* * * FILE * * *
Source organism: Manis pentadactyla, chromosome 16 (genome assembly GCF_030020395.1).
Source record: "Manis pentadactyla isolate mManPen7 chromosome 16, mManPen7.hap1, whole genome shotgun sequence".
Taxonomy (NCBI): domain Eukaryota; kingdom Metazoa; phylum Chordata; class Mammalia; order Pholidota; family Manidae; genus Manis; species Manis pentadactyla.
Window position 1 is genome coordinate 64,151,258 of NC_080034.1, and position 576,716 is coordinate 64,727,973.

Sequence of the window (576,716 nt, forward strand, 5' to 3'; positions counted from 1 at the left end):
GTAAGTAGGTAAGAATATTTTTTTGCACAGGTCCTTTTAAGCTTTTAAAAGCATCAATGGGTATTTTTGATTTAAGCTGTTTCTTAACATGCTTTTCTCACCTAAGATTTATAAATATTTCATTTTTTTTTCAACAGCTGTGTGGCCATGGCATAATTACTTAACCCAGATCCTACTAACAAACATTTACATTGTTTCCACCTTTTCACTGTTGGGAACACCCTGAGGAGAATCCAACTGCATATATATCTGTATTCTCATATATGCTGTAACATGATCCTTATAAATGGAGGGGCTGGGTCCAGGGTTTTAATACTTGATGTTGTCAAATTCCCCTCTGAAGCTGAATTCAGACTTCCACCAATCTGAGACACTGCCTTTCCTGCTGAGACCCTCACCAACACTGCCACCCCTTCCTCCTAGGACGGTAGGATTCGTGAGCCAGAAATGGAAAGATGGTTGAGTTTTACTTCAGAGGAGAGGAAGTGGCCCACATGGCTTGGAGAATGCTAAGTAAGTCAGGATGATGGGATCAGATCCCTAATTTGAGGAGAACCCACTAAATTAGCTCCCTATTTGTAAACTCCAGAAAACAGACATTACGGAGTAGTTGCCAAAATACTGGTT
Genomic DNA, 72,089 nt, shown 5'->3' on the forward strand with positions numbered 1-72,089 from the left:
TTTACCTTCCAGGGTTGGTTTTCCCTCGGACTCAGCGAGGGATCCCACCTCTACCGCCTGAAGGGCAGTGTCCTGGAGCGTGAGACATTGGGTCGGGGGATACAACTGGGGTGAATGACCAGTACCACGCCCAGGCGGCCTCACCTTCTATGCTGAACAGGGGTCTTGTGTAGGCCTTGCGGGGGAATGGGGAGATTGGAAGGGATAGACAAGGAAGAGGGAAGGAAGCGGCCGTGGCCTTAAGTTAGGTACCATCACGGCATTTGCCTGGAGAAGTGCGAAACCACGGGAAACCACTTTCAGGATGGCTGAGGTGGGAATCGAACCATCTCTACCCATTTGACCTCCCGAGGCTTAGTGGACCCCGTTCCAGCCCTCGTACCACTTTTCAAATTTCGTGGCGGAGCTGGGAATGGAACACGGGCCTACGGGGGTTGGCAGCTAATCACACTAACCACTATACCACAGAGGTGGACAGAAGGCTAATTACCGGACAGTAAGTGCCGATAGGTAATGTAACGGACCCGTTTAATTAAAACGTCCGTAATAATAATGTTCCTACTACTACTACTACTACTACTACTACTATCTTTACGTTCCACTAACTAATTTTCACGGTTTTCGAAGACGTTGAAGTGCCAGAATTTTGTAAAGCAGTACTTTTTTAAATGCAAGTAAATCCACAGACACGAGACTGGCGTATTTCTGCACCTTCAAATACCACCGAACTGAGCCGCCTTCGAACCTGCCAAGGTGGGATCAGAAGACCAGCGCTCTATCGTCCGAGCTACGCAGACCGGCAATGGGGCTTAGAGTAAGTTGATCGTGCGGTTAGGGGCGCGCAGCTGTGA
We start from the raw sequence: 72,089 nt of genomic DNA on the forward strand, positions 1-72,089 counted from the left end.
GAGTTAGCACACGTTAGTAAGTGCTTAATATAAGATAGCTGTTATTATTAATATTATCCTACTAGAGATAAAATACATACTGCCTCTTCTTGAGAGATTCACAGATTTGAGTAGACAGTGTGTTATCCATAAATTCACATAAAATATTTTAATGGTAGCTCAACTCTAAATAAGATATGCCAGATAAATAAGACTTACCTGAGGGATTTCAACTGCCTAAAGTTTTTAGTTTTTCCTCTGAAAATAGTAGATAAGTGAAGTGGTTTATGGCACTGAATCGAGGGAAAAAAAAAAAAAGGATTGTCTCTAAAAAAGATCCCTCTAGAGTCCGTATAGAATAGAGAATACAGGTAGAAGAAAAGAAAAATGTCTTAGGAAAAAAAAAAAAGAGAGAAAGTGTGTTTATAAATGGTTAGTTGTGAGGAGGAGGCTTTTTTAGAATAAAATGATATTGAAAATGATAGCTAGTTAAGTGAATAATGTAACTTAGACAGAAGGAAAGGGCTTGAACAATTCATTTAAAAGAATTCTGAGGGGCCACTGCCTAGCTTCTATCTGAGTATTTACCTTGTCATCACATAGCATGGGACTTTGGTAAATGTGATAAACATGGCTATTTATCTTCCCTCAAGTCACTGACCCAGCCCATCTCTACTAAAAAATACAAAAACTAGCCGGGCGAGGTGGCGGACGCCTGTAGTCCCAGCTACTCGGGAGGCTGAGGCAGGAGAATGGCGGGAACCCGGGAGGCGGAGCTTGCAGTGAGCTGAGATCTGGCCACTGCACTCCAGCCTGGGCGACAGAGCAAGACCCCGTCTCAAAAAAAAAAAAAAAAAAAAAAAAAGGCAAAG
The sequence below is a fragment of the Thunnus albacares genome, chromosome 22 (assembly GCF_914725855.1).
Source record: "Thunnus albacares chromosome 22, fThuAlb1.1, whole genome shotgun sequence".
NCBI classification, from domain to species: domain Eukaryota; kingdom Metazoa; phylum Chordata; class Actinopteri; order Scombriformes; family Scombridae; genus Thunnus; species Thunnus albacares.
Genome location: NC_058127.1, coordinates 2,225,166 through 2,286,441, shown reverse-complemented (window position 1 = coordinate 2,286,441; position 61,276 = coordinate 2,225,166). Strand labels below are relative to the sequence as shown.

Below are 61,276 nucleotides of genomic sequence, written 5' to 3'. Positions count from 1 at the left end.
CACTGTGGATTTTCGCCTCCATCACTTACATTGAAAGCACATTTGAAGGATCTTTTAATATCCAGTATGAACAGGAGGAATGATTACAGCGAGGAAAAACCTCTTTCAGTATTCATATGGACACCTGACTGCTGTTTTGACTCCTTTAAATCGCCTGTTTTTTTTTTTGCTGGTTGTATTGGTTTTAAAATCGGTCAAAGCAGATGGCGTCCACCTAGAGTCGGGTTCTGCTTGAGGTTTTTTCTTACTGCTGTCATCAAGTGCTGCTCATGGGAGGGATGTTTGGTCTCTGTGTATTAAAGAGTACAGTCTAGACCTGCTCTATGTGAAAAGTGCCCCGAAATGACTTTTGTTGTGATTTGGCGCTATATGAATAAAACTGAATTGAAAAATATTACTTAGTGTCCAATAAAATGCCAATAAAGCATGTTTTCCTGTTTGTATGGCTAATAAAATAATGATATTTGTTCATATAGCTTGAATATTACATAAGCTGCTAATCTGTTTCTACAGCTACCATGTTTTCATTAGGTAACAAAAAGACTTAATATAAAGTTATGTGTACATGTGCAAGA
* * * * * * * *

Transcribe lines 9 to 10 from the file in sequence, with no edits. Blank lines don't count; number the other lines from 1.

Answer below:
We start from the raw sequence: 72,089 nt of genomic DNA on the forward strand, positions 1-72,089 counted from the left end.
GAGTTAGCACACGTTAGTAAGTGCTTAATATAAGATAGCTGTTATTATTAATATTATCCTACTAGAGATAAAATACATACTGCCTCTTCTTGAGAGATTCACAGATTTGAGTAGACAGTGTGTTATCCATAAATTCACATAAAATATTTTAATGGTAGCTCAACTCTAAATAAGATATGCCAGATAAATAAGACTTACCTGAGGGATTTCAACTGCCTAAAGTTTTTAGTTTTTCCTCTGAAAATAGTAGATAAGTGAAGTGGTTTATGGCACTGAATCGAGGGAAAAAAAAAAAAAGGATTGTCTCTAAAAAAGATCCCTCTAGAGTCCGTATAGAATAGAGAATACAGGTAGAAGAAAAGAAAAATGTCTTAGGAAAAAAAAAAAAGAGAGAAAGTGTGTTTATAAATGGTTAGTTGTGAGGAGGAGGCTTTTTTAGAATAAAATGATATTGAAAATGATAGCTAGTTAAGTGAATAATGTAACTTAGACAGAAGGAAAGGGCTTGAACAATTCATTTAAAAGAATTCTGAGGGGCCACTGCCTAGCTTCTATCTGAGTATTTACCTTGTCATCACATAGCATGGGACTTTGGTAAATGTGATAAACATGGCTATTTATCTTCCCTCAAGTCACTGACCCAGCCCATCTCTACTAAAAAATACAAAAACTAGCCGGGCGAGGTGGCGGACGCCTGTAGTCCCAGCTACTCGGGAGGCTGAGGCAGGAGAATGGCGGGAACCCGGGAGGCGGAGCTTGCAGTGAGCTGAGATCTGGCCACTGCACTCCAGCCTGGGCGACAGAGCAAGACCCCGTCTCAAAAAAAAAAAAAAAAAAAAAAAAAGGCAAAG